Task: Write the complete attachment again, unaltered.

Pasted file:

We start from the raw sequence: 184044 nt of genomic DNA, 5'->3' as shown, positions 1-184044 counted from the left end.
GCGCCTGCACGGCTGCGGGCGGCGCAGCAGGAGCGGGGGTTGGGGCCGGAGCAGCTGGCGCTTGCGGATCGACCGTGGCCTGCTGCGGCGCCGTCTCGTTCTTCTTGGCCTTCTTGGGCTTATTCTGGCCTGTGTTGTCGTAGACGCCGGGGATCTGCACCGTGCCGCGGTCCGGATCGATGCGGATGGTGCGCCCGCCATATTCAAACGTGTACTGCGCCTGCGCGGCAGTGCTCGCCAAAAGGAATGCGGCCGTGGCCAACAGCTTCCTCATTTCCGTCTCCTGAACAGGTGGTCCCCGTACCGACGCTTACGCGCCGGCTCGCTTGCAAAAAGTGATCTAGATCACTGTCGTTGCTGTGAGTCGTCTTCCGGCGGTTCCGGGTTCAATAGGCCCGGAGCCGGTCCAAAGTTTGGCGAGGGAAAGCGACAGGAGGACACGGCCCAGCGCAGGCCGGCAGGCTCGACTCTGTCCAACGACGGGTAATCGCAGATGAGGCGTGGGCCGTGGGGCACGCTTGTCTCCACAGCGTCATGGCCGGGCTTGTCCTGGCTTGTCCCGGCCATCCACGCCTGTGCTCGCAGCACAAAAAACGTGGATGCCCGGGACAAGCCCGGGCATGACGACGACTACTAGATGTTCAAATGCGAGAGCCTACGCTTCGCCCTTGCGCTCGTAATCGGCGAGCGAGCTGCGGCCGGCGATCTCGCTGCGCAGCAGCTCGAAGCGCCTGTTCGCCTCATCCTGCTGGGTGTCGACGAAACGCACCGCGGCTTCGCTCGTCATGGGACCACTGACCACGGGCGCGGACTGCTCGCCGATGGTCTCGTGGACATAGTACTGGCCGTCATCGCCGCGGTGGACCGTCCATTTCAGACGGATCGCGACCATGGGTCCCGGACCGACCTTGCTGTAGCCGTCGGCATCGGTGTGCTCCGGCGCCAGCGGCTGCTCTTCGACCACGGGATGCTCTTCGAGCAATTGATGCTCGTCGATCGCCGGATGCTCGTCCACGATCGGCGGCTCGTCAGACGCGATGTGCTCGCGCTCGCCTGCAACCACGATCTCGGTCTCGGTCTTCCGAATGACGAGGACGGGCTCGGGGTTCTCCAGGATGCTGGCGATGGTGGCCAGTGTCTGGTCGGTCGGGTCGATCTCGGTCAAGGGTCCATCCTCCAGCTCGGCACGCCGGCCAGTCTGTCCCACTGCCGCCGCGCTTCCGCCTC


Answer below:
We start from the raw sequence: 184044 nt of genomic DNA, 5'->3' as shown, positions 1-184044 counted from the left end.
GCGCCTGCACGGCTGCGGGCGGCGCAGCAGGAGCGGGGGTTGGGGCCGGAGCAGCTGGCGCTTGCGGATCGACCGTGGCCTGCTGCGGCGCCGTCTCGTTCTTCTTGGCCTTCTTGGGCTTATTCTGGCCTGTGTTGTCGTAGACGCCGGGGATCTGCACCGTGCCGCGGTCCGGATCGATGCGGATGGTGCGCCCGCCATATTCAAACGTGTACTGCGCCTGCGCGGCAGTGCTCGCCAAAAGGAATGCGGCCGTGGCCAACAGCTTCCTCATTTCCGTCTCCTGAACAGGTGGTCCCCGTACCGACGCTTACGCGCCGGCTCGCTTGCAAAAAGTGATCTAGATCACTGTCGTTGCTGTGAGTCGTCTTCCGGCGGTTCCGGGTTCAATAGGCCCGGAGCCGGTCCAAAGTTTGGCGAGGGAAAGCGACAGGAGGACACGGCCCAGCGCAGGCCGGCAGGCTCGACTCTGTCCAACGACGGGTAATCGCAGATGAGGCGTGGGCCGTGGGGCACGCTTGTCTCCACAGCGTCATGGCCGGGCTTGTCCTGGCTTGTCCCGGCCATCCACGCCTGTGCTCGCAGCACAAAAAACGTGGATGCCCGGGACAAGCCCGGGCATGACGACGACTACTAGATGTTCAAATGCGAGAGCCTACGCTTCGCCCTTGCGCTCGTAATCGGCGAGCGAGCTGCGGCCGGCGATCTCGCTGCGCAGCAGCTCGAAGCGCCTGTTCGCCTCATCCTGCTGGGTGTCGACGAAACGCACCGCGGCTTCGCTCGTCATGGGACCACTGACCACGGGCGCGGACTGCTCGCCGATGGTCTCGTGGACATAGTACTGGCCGTCATCGCCGCGGTGGACCGTCCATTTCAGACGGATCGCGACCATGGGTCCCGGACCGACCTTGCTGTAGCCGTCGGCATCGGTGTGCTCCGGCGCCAGCGGCTGCTCTTCGACCACGGGATGCTCTTCGAGCAATTGATGCTCGTCGATCGCCGGATGCTCGTCCACGATCGGCGGCTCGTCAGACGCGATGTGCTCGCGCTCGCCTGCAACCACGATCTCGGTCTCGGTCTTCCGAATGACGAGGACGGGCTCGGGGTTCTCCAGGATGCTGGCGATGGTGGCCAGTGTCTGGTCGGTCGGGTCGATCTCGGTCAAGGGTCCATCCTCCAGCTCGGCACGCCGGCCAGTCTGTCCCACTGCCGCCGCGCTTCCGCCTC